Dreicer & Co. American

On view at The Met Fifth Avenue in Gallery 706

Designed as an openwork cascade of diamonds and pearls, this superb necklace is a masterwork by Dreicer & Company, considered one of the world’s finest jewelers from the late nineteenth century until the 1920s. Founders Jacob Dreicer and his wife, Gittel, immigrated to New York from Russia in 1866, bringing with them an extensive knowledge of precious gemstones. Their son Michael would later become a leading expert on natural pearls. Turn-of-the-century jewelers rejected heavy Victorian designs, following instead one of two concurrent trends: the avant-garde Art Nouveau and Arts and Crafts styles or, as seen here, the traditional fashions of elite society, industrialists and bankers. The cool elegance of this necklace epitomizes the garland style popular in Edwardian England and Bell Époque France. Although Dreicer & Company’s designs evoke eighteenth-century court styles, their execution relied on state-of-the-art technology and advanced use of platinum. The firm maintained a sumptuous shop at 560 Fifth Avenue, with branches in Chicago and Palm Beach. In its elegant showroom, modeled after a French salon, tea was served each afternoon to patrons such as the actress Sarah Bernhardt, the dowager Mrs. Astor, First Lady Ida McKinley, and Queen Elisabeth of Belgium.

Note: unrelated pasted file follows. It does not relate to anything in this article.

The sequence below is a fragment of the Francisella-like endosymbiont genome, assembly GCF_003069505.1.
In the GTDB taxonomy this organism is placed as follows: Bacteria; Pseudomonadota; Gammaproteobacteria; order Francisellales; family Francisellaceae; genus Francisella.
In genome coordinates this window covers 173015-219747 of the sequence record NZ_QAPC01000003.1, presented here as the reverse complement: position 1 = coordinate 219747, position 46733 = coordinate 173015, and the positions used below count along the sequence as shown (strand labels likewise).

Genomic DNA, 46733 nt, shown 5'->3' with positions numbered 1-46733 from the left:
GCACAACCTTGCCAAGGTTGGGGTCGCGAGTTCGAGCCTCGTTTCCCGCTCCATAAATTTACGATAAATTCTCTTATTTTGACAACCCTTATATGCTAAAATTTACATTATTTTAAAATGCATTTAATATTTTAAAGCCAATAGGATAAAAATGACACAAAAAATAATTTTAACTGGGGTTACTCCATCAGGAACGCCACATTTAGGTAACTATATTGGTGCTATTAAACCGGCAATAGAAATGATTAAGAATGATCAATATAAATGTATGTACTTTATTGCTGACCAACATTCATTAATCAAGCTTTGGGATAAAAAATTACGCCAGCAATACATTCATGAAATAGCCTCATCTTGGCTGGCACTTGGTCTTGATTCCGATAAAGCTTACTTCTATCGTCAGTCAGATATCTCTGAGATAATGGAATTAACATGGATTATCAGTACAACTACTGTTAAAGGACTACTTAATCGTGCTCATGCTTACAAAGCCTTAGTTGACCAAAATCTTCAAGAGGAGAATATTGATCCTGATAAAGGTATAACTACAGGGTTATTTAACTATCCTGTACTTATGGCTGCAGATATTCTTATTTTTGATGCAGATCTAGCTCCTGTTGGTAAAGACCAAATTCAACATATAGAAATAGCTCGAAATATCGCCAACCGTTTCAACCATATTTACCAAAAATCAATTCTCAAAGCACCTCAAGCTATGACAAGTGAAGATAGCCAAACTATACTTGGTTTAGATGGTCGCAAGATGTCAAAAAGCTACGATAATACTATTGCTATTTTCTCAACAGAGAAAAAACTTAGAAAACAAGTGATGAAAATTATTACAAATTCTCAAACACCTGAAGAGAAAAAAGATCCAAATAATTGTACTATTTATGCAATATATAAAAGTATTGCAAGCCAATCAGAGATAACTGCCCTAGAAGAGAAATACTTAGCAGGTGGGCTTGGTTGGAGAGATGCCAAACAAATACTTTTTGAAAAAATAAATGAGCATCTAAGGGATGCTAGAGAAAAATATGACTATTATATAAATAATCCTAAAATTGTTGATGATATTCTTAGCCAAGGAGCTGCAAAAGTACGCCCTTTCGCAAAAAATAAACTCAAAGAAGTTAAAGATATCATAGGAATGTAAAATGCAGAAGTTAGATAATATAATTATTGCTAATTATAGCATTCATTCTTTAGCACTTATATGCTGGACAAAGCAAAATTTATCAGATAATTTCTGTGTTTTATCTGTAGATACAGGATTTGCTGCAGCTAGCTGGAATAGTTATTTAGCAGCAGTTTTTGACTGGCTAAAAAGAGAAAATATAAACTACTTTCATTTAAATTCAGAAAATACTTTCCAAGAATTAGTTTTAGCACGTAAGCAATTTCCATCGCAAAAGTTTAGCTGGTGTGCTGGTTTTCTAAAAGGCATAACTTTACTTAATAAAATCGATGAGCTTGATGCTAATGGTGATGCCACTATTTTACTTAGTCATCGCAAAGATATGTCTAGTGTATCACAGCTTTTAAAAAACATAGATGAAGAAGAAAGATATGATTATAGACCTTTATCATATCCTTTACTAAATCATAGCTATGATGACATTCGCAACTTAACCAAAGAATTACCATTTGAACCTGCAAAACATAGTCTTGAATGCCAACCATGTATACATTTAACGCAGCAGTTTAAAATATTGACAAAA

Necklace, Dreicer & Co. (American, New York, 1868–1927), Diamonds, natural pearls, and platinum, American

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